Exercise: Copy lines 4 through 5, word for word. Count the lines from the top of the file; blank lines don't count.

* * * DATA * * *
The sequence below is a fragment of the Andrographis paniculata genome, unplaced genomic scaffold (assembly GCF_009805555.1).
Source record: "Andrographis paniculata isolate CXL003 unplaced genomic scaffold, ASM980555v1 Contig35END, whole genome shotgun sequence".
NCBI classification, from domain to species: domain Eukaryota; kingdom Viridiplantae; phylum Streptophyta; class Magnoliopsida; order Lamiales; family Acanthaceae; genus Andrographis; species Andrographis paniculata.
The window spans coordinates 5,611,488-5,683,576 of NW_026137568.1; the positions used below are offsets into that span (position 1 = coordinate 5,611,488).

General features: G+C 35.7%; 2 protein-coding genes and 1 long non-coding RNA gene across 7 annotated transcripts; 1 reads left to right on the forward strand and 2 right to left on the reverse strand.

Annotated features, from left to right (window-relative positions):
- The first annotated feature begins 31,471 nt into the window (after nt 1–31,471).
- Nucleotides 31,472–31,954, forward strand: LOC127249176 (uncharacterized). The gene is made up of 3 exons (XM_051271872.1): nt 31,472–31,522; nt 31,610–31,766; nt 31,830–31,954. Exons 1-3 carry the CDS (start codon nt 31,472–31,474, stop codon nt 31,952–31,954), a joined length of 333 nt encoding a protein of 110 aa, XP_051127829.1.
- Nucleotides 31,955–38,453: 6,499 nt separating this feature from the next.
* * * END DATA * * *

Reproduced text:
The window spans coordinates 5,611,488-5,683,576 of NW_026137568.1; the positions used below are offsets into that span (position 1 = coordinate 5,611,488).

General features: G+C 35.7%; 2 protein-coding genes and 1 long non-coding RNA gene across 7 annotated transcripts; 1 reads left to right on the forward strand and 2 right to left on the reverse strand.